As the seasons turn toward spring, I am preparing for a new season in my life. After five years of writing the monthly “Birthing the Mother Writer” column, I am taking a five-month break. During this time, I will be teaching a new Mindful Mothering class for military moms, finalizing my divorce, and moving into a new home.
When I started this column, my stepdaughter was still in college and my daughter was a still slightly chubby nine-year-old. Now the stepdaughter is in law school and my daughter is taller than I am and registering for high school courses this year.
Because we often measure our lives in this way, comparing past to present and future, we can be tempted to think of time as a line—an unraveling, sometimes-out-of-control, ball of yarn that runs away from us. We can get anxious. We can kick into high gear planning and list-making and trying to control.
Life doesn’t work like this. It certainly is never as smooth as we would have it be in our plans.
Neither is mothering smooth nor plan-dependent.
This is the message I would like to leave you with: I have learned as a mother and a writer that the best times—the growth, the wonder, the surprise, the pain, the miracle—come from being open to what surprises us, knocks us off our feet, upends everything we thought we knew.
A year ago, in the middle of a busy life of marriage and mothering, I fell in love with a woman. Trust me when I say that as someone who had been making a career out of writing about marriage and mothering, this was not in my plan. There was no inkling, no nagging suspicion, no intuition that this was in the cards for me.
And yet, when it happened, I felt the internal tumblers within my spirit fall into place. I found a calm and a strength in myself that I had no idea I could possess. There was something in me that was always slightly ungrounded. I was the friend who laughed a little too loudly at girls’ nights out, the friend who always had a new iron in the fire, the friend who felt a bit spinny.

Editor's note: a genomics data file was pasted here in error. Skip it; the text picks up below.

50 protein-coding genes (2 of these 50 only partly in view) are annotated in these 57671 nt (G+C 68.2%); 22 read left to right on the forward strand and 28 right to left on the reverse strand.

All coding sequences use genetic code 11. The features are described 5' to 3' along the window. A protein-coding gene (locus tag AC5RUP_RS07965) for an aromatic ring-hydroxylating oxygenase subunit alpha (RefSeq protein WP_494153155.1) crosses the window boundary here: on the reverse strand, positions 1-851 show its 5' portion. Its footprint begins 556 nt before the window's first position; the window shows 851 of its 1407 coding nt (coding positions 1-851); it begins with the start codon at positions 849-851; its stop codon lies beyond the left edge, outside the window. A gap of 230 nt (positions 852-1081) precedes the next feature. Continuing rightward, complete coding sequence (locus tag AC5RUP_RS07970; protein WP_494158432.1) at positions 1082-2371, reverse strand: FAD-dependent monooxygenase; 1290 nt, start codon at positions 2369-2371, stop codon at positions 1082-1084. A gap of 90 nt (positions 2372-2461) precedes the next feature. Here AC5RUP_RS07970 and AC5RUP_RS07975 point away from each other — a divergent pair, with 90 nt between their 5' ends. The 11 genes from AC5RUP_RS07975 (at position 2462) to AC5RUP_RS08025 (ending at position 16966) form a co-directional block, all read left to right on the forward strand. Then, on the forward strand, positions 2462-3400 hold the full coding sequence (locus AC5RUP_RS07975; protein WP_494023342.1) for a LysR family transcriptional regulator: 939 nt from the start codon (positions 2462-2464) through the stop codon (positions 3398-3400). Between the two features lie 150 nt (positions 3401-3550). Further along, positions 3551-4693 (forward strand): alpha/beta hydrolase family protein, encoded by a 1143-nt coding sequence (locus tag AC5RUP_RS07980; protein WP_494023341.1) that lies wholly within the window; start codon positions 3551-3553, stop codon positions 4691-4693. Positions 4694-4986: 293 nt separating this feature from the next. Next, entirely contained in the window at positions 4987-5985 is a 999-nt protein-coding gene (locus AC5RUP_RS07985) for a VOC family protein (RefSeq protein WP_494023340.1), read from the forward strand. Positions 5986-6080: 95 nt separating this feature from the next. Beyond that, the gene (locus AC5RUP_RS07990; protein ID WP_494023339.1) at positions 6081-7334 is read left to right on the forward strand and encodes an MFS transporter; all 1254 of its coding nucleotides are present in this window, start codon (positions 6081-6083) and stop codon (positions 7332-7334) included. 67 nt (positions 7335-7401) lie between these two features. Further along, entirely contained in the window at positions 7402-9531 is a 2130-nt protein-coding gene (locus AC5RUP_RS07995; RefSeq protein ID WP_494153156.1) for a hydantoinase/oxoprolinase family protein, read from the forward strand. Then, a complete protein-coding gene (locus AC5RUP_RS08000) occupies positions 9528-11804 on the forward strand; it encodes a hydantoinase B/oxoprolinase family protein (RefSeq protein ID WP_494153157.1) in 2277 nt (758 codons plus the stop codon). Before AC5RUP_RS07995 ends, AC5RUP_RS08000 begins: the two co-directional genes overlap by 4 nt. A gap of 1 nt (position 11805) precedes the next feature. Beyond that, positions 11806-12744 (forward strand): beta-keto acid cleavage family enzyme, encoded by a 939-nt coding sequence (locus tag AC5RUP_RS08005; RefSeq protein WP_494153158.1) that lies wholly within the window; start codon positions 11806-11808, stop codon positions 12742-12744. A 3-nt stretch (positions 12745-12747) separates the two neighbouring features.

And suddenly I became quiet. Assured. Confident.
I still don’t have all the words for this. (And this is why I’m taking some time off. It’s eerie, actually, because I had planned to take this hiatus since January of last year. Perhaps some deeper part of me knew I would need this time to be able to write about, and through, my new voice.)
I have learned that once you choose the road of the mother writer, once you are committed to your own voice and your own truth, then life will throw you balls from outer space.
And you will catch them.
The death of one parent and injury of another in a car accident.
The husband who leaves.
The child who is diagnosed.
The storm that rips the house apart.
When this happens, I want you to remember this, from Sue Monk Kidd: “Time isn’t a straight line along which we travel, but a deep dot in which we dwell.”
I remember nursing my baby daughter in the middle of the night and thinking about the Virgin Mary. It was just after Christmas, and it occurred to me for the first time that she knew her baby would die.
As a new mother, this thought overwhelmed me because at some level, as mothers, we all know that our babies will die, and we give birth anyway. Our children leave behind their pasts at every turn, and we are there to nurture them through the constant changes.
The only way to survive this knowledge is to stop the unraveling of time. Let go of the trying to control. Know that plans are meant to be broken.
And instead, dwell in the dot.
The baby at your breast in the dark, tears falling, as you realize that all birth gives way to death.
The stepdaughter a thousand miles away, your memories of her at five singing Melissa Etheridge songs, burning bright and clear in your heart despite the time and distance.
The husband’s face as you tell him you are leaving.
The teen daughter’s spilling words as she tells you about her day, and you take each word in, swallow it like sweet chocolate, to savor later when she needs to pull away.
These are the deep places where we dwell as mothers and writers. Our job, as both, is to be present, to be honest, to have open hearts and minds, and to express the truth as best we can.
There is no plan for this.
But there is renewal. The renewal of the earth each spring, the green that comes despite the harsh cold of winter—this lives in us, too. This comes to us, too.
And we welcome it—right here, right now, wherever we are, knowing that this is what we have been called to do as mothers and writers. We open our arms to the seasons, the unexpected turns, the bruises and the blossoms. And we embrace them and love them with our hearts that are nurturing and warm.
This is where I’d usually invite readers to respond to a writing prompt based on this column. After five years working with me on Birthing the Mother Writer, my editor is keen to write her own response! Look for it, and our conversation, next month.